Moringa

By Anja Springthorpe

If you’ve never heard of moringa, you certainly are not alone.  Even though ancient societies have recognized it for its many health benefits for centuries, the Western world is just beginning to catch up.  Derived from moringa tree leaves, as a powder, it’s a nutritional powerhouse.

It’s exceptionally rich in nutrients, with high amounts of vitamin C, vitamin B2, vitamin E and beta-carotene.  These nutrients strengthen the immune system, promote healthy skin, prevent premature aging and facilitate energy production.    

Dried moringa leaves deliver higher quantities of polyphenols compared to fresh fruit and vegetables.  Polyphenols, naturally occurring micronutrients, protect the body from diseases.  In fact, studies show regular moringa consumption improves blood sugar control, consequently reducing the risk or severity of type 2 diabetes.

Another noteworthy benefit of this super food is its capacity to supress inflammatory enzymes.  While inflammation is a normal reaction to injury or infection, sustained inflammation can trigger or exacerbate countless health concerns.  For example, your chances of developing heart disease, depression, arthritis or psoriasis are significantly increased if chronic inflammation is present.  This may explain why moringa traditionally has been used to manage or prevent a wide range of conditions.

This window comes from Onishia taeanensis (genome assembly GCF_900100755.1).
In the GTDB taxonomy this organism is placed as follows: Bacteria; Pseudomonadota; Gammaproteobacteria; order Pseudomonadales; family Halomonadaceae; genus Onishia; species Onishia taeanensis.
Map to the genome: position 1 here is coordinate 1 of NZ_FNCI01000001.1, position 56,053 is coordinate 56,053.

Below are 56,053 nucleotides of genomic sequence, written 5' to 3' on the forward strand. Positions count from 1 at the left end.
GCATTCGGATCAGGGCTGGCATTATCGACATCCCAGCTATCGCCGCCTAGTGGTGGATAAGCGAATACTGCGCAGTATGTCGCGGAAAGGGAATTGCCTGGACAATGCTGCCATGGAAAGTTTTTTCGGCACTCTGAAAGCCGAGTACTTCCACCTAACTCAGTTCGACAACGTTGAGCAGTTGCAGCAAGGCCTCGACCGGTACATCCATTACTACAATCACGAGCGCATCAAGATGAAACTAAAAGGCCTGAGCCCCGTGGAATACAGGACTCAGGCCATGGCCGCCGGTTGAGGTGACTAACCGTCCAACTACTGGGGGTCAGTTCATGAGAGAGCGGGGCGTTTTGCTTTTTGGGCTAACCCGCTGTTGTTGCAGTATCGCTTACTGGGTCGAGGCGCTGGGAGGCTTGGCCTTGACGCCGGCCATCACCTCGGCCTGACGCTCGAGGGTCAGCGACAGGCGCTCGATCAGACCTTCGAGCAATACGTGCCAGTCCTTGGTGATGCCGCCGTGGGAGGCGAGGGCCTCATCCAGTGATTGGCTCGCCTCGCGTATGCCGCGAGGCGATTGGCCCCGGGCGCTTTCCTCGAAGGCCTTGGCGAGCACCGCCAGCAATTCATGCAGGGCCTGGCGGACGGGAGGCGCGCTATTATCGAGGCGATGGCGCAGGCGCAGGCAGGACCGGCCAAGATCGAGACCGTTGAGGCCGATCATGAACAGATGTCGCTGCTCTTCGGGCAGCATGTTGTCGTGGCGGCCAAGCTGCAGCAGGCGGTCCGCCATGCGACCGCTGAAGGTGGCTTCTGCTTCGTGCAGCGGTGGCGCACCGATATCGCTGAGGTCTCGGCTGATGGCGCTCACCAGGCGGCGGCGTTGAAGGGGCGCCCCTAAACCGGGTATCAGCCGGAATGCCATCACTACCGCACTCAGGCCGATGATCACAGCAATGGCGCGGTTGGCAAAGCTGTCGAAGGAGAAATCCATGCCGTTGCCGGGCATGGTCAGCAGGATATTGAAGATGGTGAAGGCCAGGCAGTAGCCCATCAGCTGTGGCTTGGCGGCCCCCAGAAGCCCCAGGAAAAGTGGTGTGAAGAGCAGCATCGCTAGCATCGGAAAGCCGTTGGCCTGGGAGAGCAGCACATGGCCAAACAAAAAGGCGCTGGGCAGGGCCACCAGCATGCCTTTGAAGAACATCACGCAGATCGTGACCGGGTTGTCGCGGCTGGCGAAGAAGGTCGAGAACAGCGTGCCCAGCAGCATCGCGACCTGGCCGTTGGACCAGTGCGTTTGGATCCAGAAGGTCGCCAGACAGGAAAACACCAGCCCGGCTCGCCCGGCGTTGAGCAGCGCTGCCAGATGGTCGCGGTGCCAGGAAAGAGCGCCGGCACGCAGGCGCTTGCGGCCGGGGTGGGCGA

Did you know that taking 3 grams of moringa twice a day for three weeks reduces asthma symptoms and the severity of attacks in adults?  Moringa also increases breast milk production and combats anemia, arthritis, cancer, constipation, diabetes, epilepsy, gastritis, ulcers and thyroid disorders. Topically, moringa treats athlete’s foot, dandruff, warts, infections, gingivitis and more. 

Moringa is available in powdered form, capsules or tea bags. Add powder to smoothies, baked goods or yogurts.   The mild, lightly earthy taste of moringa tea makes for a pleasant and healthy start to the day.  Because of its potency, it is recommended to start with lower quantities, a ½ teaspoon of powder for 1 cup of tea. Slowly increase your dosage to avoid diarrhea or other unwanted side effects.

Studies show that regular moringa consumption improves blood sugar control

 

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